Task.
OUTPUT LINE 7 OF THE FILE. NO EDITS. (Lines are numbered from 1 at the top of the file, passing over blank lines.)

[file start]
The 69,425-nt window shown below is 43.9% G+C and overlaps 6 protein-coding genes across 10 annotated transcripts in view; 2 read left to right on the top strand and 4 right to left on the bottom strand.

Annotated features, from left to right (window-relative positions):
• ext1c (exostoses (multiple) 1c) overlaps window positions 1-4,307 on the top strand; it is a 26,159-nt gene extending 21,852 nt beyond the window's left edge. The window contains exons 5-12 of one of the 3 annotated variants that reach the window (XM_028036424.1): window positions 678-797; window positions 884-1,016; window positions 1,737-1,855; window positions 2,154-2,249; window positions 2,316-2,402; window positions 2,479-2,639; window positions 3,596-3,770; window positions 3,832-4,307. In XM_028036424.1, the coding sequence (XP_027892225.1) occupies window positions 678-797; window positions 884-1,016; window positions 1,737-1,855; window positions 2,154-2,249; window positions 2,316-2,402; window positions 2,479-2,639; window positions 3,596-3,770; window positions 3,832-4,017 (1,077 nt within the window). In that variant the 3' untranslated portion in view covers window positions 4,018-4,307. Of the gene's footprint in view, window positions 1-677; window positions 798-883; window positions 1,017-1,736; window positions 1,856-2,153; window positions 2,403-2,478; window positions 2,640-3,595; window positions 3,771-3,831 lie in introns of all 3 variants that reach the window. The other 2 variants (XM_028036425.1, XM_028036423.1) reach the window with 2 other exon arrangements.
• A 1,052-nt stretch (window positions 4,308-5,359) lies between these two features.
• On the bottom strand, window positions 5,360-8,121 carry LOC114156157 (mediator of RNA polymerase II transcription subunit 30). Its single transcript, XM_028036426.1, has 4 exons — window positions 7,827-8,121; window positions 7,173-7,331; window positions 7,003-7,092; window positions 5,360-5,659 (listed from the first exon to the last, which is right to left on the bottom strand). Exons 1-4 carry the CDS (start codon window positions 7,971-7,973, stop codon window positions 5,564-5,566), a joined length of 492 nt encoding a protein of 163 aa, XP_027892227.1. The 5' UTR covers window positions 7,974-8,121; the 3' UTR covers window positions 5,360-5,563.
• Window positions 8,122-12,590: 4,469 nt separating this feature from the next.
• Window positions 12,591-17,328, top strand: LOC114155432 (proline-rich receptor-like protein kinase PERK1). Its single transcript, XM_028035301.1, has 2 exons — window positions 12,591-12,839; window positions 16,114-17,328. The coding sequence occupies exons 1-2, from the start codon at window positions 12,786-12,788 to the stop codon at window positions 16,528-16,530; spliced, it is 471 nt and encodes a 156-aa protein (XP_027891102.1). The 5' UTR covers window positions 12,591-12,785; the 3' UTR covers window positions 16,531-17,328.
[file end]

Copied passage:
• Window positions 12,591-17,328, top strand: LOC114155432 (proline-rich receptor-like protein kinase PERK1). Its single transcript, XM_028035301.1, has 2 exons — window positions 12,591-12,839; window positions 16,114-17,328. The coding sequence occupies exons 1-2, from the start codon at window positions 12,786-12,788 to the stop codon at window positions 16,528-16,530; spliced, it is 471 nt and encodes a 156-aa protein (XP_027891102.1). The 5' UTR covers window positions 12,591-12,785; the 3' UTR covers window positions 16,531-17,328.